BEDFORD-STUYVESANT — A plan to move a high-performing high school into the same building as one that's struggling was withdrawn to give more time for community discussion, officials said.
Under the proposal, Crown Heights’ Medgar Evers College Preparatory School would re-locate into the Boys and Girls High School campus in Bedford-Stuyvesant.
The suggested move drew criticism from members of both school communities, with parents and students from Medgar Evers worried about safety and those from the Bed-Stuy school concerned about resources that would be available to the current students.
The Department of Education withdrew the co-location proposal this week and will continue discussions, DOE officials said.
The decision marks the second time the agency has put the proposal on hold. It was previously withdrawn in March to allow for additional input.
The initial plan suggested re-locating Medgar Evers students to the new campus in two phases, but community members said that the co-location should occur with all grades moving at once.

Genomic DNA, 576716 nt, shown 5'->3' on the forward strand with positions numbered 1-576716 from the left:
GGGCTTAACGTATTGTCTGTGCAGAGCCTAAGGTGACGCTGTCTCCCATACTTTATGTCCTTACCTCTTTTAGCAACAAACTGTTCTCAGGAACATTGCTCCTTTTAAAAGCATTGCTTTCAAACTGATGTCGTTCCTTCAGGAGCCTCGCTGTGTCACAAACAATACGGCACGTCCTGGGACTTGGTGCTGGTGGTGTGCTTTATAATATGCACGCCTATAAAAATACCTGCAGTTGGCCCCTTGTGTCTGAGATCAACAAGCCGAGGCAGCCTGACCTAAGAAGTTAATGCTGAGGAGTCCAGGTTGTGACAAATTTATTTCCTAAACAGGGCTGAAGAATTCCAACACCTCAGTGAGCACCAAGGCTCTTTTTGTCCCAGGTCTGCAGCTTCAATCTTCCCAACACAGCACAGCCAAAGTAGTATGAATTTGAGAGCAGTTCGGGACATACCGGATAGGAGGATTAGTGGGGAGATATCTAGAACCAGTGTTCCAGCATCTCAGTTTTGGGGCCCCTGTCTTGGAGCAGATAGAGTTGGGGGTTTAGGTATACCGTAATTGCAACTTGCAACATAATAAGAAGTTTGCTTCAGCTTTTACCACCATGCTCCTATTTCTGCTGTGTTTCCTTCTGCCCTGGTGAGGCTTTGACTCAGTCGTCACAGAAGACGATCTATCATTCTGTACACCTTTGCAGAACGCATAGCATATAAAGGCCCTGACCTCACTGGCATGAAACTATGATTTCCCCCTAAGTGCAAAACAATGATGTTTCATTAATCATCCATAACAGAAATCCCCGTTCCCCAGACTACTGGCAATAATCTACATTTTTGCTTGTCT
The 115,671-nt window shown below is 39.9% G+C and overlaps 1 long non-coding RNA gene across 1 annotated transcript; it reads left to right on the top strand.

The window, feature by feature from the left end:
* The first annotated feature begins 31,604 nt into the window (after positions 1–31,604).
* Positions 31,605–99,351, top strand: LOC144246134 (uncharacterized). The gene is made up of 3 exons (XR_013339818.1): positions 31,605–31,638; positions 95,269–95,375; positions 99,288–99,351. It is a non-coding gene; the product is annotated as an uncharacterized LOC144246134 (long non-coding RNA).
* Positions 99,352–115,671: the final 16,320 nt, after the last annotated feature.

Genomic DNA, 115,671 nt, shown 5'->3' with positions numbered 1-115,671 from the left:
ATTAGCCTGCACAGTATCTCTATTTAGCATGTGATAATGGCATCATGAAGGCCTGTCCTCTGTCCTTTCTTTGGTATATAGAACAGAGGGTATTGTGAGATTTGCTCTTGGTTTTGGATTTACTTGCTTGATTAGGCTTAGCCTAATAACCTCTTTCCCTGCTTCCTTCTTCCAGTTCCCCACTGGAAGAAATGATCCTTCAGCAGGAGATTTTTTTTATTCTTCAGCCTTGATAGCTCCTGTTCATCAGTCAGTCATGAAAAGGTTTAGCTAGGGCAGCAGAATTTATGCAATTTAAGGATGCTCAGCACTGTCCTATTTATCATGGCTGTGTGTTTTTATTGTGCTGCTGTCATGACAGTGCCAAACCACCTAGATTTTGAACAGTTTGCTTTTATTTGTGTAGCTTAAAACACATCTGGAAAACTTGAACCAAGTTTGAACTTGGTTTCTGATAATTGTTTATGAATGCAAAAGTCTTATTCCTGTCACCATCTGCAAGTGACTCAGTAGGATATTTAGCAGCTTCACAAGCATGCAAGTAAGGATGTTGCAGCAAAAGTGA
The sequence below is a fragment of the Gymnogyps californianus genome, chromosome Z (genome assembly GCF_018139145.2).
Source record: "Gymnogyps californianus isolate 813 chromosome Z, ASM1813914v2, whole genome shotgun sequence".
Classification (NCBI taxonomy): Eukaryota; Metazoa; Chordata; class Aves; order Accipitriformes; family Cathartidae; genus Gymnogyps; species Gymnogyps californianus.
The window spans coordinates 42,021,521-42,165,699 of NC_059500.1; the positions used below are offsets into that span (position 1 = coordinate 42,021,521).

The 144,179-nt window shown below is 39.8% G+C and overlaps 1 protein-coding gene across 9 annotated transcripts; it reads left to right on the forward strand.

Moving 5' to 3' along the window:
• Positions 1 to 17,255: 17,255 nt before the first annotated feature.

The proposal was amended based on feedback and was set to be voted on by the Panel for Educational Policy at the end of June.
The agency’s choice to put the proposal on hold comes amid news that the schools’ principal is considering leaving.
Michael Wiltshire, who serves as master principal for both Boys and Girls and Medgar Evers, said he recently interviewed for a position at a Long Island school, but has not yet decided if he will move.
In 2014, the city tapped Wiltshire to lead the Fulton Street Boys and Girls High School, which is designated as a Renewal School for its under performance in recent years.
There have been improvements at Boys and Girls, according to the DOE, with fewer teacher absences, a 4.1 percent decrease in chronic student absenteeism from 2013-14 and 2014-15, as well as a 58 percent dip in suspensions from 2014-15 to this academic year.
Still, the school has been under the community spotlight for recent incidents, including an investigation from the DOE that found that Wiltshire failed to report an allegation of student-on-student sexual harassment to the agency.
Community members have been meeting to discuss concerns over the high school’s future.
Parents expressed worries over lack of resources such as books, and students complain about the absence of soap in their bathrooms or cold water at the fountains, according to members of a Boys and Girls alumni group that has been working to help improve the school.
Wiltshire will remain master principal at Boys and Girls for the rest of the school year, officials said, and should he decide to leave, school superintendent Michael Alcoff will work on finding a replacement.